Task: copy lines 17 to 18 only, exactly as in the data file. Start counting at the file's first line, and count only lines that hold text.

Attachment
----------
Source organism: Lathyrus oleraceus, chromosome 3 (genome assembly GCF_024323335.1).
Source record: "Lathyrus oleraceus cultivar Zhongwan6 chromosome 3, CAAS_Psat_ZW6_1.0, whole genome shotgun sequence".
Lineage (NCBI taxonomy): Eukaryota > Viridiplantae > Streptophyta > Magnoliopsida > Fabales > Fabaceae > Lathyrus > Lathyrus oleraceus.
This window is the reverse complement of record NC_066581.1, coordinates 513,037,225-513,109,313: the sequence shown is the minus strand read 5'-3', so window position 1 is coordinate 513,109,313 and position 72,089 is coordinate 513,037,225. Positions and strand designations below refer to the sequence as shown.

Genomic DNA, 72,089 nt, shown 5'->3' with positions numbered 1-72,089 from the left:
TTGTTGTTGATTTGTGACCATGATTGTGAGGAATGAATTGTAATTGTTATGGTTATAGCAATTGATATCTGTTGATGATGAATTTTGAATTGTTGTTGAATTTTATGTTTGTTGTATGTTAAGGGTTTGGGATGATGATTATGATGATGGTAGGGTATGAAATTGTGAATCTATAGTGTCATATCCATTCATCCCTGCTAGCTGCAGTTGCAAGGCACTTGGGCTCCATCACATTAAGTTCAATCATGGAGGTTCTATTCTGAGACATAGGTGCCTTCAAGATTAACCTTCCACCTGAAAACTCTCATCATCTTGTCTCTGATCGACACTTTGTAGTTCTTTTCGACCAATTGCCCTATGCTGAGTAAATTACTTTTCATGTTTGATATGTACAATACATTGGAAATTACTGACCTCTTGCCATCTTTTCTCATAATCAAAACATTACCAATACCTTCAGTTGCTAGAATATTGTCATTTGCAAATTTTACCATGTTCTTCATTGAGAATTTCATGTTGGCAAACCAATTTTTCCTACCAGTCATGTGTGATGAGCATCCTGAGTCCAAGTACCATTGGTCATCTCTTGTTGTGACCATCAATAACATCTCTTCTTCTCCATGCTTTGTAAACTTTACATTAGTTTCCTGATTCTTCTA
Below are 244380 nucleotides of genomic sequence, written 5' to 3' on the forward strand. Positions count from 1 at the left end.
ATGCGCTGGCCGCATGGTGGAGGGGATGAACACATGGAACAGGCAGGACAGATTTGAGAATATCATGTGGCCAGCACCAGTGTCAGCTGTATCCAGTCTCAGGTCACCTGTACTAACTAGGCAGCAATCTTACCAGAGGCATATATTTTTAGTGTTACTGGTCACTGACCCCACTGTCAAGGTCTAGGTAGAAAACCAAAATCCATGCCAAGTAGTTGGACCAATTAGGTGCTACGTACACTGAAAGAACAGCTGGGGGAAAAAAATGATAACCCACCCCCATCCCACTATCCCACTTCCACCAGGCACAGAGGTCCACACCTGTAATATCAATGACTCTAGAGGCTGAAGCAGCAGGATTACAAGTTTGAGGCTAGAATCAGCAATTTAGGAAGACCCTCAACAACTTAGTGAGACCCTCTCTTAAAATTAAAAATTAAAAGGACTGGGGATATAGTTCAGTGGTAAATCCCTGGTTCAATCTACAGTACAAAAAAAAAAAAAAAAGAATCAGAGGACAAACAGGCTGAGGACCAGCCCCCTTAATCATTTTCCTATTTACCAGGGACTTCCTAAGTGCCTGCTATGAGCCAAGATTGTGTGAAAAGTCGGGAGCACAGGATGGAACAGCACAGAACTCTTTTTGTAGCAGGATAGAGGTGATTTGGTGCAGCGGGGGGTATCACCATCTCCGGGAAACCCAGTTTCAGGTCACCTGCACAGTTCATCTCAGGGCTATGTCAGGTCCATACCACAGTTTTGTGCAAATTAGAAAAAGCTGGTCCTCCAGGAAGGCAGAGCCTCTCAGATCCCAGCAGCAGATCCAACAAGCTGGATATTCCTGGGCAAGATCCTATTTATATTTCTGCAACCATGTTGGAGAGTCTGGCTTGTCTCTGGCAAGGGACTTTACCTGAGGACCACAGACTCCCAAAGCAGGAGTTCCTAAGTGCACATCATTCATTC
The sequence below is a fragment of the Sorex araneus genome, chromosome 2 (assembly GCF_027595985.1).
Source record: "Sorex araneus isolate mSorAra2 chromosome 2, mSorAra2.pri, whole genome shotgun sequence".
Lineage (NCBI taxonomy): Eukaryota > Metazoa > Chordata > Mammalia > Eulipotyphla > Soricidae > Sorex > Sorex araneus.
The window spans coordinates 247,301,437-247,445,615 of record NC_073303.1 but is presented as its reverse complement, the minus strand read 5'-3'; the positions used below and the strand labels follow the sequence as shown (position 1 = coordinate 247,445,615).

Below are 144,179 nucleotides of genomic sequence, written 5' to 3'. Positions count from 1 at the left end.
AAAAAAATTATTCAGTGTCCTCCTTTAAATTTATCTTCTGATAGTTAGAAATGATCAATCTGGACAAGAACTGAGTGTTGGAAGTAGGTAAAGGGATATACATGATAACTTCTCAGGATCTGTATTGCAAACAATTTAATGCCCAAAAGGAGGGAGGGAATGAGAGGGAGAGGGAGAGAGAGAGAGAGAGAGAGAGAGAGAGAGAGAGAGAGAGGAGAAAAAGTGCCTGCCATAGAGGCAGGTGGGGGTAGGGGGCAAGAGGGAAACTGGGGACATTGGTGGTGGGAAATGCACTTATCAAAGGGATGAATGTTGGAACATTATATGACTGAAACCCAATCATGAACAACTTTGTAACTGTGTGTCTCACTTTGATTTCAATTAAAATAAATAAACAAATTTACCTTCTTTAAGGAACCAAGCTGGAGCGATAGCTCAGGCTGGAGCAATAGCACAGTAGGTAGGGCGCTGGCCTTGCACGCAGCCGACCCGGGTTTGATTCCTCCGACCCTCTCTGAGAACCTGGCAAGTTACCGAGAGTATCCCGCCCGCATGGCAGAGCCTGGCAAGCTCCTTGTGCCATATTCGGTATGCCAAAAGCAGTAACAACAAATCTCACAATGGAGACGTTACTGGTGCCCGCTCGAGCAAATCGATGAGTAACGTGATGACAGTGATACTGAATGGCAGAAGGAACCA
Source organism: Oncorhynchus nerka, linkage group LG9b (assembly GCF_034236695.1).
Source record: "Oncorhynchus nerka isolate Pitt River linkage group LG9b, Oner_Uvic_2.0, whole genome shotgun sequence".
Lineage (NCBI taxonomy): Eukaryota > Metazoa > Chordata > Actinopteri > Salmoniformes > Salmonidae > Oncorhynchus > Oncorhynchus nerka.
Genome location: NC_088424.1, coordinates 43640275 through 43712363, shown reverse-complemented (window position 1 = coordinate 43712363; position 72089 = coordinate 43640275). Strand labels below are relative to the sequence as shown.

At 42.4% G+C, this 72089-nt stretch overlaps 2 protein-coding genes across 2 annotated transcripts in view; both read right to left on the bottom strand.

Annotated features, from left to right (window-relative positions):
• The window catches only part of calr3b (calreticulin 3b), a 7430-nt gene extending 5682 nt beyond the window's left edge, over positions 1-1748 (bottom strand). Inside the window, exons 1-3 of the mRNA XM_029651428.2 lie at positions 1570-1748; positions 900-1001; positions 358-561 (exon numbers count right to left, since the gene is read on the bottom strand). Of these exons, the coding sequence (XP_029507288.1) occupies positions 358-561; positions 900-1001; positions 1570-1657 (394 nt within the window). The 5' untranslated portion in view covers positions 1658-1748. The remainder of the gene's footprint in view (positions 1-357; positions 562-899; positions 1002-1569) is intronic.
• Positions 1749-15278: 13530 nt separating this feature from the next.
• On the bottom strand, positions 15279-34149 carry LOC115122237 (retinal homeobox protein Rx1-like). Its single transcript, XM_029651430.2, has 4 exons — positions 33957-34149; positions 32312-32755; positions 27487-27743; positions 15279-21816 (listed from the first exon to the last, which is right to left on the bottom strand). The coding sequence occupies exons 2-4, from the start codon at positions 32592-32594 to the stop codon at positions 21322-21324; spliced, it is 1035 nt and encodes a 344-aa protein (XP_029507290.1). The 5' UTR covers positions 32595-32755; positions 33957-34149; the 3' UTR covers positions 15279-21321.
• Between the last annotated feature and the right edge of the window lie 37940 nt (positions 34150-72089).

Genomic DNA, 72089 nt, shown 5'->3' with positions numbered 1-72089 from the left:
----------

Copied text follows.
Lineage (NCBI taxonomy): Eukaryota > Metazoa > Chordata > Actinopteri > Salmoniformes > Salmonidae > Oncorhynchus > Oncorhynchus nerka.
Genome location: NC_088424.1, coordinates 43640275 through 43712363, shown reverse-complemented (window position 1 = coordinate 43712363; position 72089 = coordinate 43640275). Strand labels below are relative to the sequence as shown.